I was encouraged to hear that the NCAA has been working diligently to figure out a way to safely hold the 2021 Tournament next year. March Madness has always been my favorite sporting event; but not only for the games themselves. Instead I am fascinated by what happens on the sidelines. As I watch those kids, I can see it in their eyes: they are “all-in” — they aren’t thinking about anything but winning their game. But, as a parent, I’m thinking, “These kids are minutes away from never playing together again.”
The teams walk in knowing the rules: win six games in a row, and you’re the champion. If you don’t — you go home with nothing.
Have you ever watched your child on the sidelines after a game, holding back tears from a loss that is so painful that you feel it yourself?
I was glad to hear that they will be attempting to add a little March Madness into our lives in 2021, because I miss it. I miss cheering for teams that I never cared about 24 hours previously, and watching the drama play out game after game. And yes, I’m always pulling for the underdog. Every year, I watch 60+ teams exit the stage, many in tears, knowing that they will never play their sport competitively again.
But if you ask any of them if they’d like to avoid the potential pain of losing by not playing at all — we all know what those kids would say. They want the chance.
The most emotional part for me is watching one team’s euphoria and another team’s greatest fear take place at the same split second in time. Kids are jumping into each other’s arms in wild celebration, while others collapse to the floor out of extreme devastation. The pain is real. It’s raw. It’s embarrassing.
For those of us who went to high school with Tony Bennett, we weren’t surprised about how he turned Virginia around to win the national championship the following year. He acknowledged the defeat in the first round. He congratulated *** on their win. And he allowed his team time to grieve. He also said, “Punch a ticket that they’d have no other way to get it.” Talk about embarrassing, right? The #1 team getting kicks out in the first round? That’s gotta sting.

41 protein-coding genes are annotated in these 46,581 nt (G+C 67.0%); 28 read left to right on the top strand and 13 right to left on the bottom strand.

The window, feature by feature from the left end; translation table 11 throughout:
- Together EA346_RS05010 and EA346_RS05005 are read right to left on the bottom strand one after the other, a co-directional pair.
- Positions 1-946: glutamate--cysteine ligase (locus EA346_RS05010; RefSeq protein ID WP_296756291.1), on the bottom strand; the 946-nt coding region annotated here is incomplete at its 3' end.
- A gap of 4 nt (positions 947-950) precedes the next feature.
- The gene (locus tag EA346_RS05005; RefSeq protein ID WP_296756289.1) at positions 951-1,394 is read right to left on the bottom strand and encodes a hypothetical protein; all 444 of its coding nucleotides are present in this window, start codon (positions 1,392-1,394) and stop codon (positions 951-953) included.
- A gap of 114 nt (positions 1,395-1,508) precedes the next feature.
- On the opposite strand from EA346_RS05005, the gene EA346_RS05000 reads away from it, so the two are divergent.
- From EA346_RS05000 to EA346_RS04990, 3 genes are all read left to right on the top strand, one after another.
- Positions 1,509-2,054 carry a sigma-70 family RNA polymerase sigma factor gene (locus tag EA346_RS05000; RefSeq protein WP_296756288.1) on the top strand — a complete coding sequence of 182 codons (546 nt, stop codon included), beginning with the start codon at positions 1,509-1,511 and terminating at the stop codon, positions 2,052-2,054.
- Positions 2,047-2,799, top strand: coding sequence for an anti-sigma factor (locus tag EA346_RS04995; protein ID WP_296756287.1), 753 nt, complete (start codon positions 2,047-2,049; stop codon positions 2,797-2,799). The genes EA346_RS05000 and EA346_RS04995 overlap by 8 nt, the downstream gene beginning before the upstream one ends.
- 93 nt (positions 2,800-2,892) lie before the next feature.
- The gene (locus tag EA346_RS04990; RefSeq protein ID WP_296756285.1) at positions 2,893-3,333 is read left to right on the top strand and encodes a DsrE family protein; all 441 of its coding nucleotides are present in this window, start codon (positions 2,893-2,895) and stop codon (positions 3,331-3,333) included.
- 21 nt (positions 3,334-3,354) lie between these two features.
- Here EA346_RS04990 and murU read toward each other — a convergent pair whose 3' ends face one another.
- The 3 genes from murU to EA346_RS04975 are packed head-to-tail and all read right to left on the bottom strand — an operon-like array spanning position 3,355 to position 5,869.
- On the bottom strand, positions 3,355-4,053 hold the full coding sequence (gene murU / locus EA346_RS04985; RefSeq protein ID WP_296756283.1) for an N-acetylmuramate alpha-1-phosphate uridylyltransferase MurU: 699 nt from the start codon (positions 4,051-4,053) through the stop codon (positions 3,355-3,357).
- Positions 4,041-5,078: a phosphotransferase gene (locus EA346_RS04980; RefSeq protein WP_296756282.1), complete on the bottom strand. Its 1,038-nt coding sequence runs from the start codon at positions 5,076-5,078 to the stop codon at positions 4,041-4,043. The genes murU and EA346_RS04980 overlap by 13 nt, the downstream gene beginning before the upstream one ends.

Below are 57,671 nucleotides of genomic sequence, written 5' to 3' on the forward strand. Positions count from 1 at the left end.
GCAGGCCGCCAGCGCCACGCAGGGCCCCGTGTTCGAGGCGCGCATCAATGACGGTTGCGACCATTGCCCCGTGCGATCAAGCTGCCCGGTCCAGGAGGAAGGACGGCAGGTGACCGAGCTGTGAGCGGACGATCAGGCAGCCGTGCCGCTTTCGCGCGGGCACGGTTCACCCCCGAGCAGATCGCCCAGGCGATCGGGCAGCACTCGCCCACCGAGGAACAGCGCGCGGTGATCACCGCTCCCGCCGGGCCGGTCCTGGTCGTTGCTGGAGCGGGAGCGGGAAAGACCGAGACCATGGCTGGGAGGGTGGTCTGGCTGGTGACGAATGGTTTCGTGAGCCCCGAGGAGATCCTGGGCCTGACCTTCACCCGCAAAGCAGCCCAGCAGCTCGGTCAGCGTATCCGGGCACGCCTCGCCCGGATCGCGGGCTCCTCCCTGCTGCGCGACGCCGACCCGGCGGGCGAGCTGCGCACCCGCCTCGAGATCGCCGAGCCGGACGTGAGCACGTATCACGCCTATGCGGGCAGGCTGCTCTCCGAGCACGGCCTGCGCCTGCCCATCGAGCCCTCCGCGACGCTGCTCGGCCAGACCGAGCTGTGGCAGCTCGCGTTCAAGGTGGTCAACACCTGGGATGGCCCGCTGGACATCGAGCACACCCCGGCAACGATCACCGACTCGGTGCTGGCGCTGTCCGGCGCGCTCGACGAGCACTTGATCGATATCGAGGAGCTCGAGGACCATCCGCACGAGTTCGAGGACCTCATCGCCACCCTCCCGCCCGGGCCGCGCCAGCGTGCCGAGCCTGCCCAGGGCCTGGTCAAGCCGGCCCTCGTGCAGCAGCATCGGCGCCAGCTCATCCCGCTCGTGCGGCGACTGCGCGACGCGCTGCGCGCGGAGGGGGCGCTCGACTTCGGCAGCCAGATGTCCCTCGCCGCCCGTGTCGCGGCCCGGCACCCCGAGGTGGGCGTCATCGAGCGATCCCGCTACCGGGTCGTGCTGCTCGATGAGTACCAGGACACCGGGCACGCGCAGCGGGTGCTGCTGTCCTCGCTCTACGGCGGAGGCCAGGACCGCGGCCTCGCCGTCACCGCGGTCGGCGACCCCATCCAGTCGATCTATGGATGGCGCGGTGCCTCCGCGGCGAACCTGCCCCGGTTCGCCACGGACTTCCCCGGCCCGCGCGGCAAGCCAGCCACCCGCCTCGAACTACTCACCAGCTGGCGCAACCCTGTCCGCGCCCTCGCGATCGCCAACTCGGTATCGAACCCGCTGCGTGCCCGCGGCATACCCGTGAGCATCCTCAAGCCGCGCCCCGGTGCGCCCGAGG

But every one of this kids stood in a line and shook the hands of the winning team. Just like every sports team has done on the courts and fields around the world. “Good game.” “Well done.” “Impressive performance.” There are hugs and high fives between friends on different teams. It’s a way of closure. It’s a way to take that first tiny step of acknowledging that “although we did our best, we didn’t win this round.”
Not once has a team in the NCAA Championship just decided that they weren’t going to accept the results. None of them just showed up to the next round like they were entitled to be there. You play the game. You lose. You go home. Those are the rules.
What are we teaching our kids today? That it’s okay to ignore test results and sports outcomes that they don’t like? That is’s okay to cheat — even after the fact — to get what you wanted? That it’s okay to repeat a lie over and over hoping that people will eventually believe it.